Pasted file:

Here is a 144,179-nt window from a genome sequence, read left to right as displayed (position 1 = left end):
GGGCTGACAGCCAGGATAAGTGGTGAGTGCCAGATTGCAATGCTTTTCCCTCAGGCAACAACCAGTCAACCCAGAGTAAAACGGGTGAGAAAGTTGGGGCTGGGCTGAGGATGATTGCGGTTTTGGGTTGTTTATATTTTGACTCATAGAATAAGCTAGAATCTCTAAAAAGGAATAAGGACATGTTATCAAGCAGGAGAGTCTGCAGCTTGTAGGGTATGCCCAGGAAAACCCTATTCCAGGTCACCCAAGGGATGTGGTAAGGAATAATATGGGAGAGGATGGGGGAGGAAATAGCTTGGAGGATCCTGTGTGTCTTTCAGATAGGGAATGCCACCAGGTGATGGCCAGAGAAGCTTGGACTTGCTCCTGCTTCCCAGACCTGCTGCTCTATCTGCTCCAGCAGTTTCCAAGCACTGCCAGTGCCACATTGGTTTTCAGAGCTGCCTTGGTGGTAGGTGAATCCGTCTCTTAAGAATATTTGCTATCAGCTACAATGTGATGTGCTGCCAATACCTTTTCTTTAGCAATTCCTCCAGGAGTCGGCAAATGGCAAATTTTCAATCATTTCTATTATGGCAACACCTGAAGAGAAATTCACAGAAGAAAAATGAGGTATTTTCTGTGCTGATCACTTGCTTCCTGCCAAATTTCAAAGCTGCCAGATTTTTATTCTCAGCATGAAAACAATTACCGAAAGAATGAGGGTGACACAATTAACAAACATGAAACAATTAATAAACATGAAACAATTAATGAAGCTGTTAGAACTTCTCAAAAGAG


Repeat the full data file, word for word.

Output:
Here is a 144,179-nt window from a genome sequence, read left to right as displayed (position 1 = left end):
GGGCTGACAGCCAGGATAAGTGGTGAGTGCCAGATTGCAATGCTTTTCCCTCAGGCAACAACCAGTCAACCCAGAGTAAAACGGGTGAGAAAGTTGGGGCTGGGCTGAGGATGATTGCGGTTTTGGGTTGTTTATATTTTGACTCATAGAATAAGCTAGAATCTCTAAAAAGGAATAAGGACATGTTATCAAGCAGGAGAGTCTGCAGCTTGTAGGGTATGCCCAGGAAAACCCTATTCCAGGTCACCCAAGGGATGTGGTAAGGAATAATATGGGAGAGGATGGGGGAGGAAATAGCTTGGAGGATCCTGTGTGTCTTTCAGATAGGGAATGCCACCAGGTGATGGCCAGAGAAGCTTGGACTTGCTCCTGCTTCCCAGACCTGCTGCTCTATCTGCTCCAGCAGTTTCCAAGCACTGCCAGTGCCACATTGGTTTTCAGAGCTGCCTTGGTGGTAGGTGAATCCGTCTCTTAAGAATATTTGCTATCAGCTACAATGTGATGTGCTGCCAATACCTTTTCTTTAGCAATTCCTCCAGGAGTCGGCAAATGGCAAATTTTCAATCATTTCTATTATGGCAACACCTGAAGAGAAATTCACAGAAGAAAAATGAGGTATTTTCTGTGCTGATCACTTGCTTCCTGCCAAATTTCAAAGCTGCCAGATTTTTATTCTCAGCATGAAAACAATTACCGAAAGAATGAGGGTGACACAATTAACAAACATGAAACAATTAATAAACATGAAACAATTAATGAAGCTGTTAGAACTTCTCAAAAGAG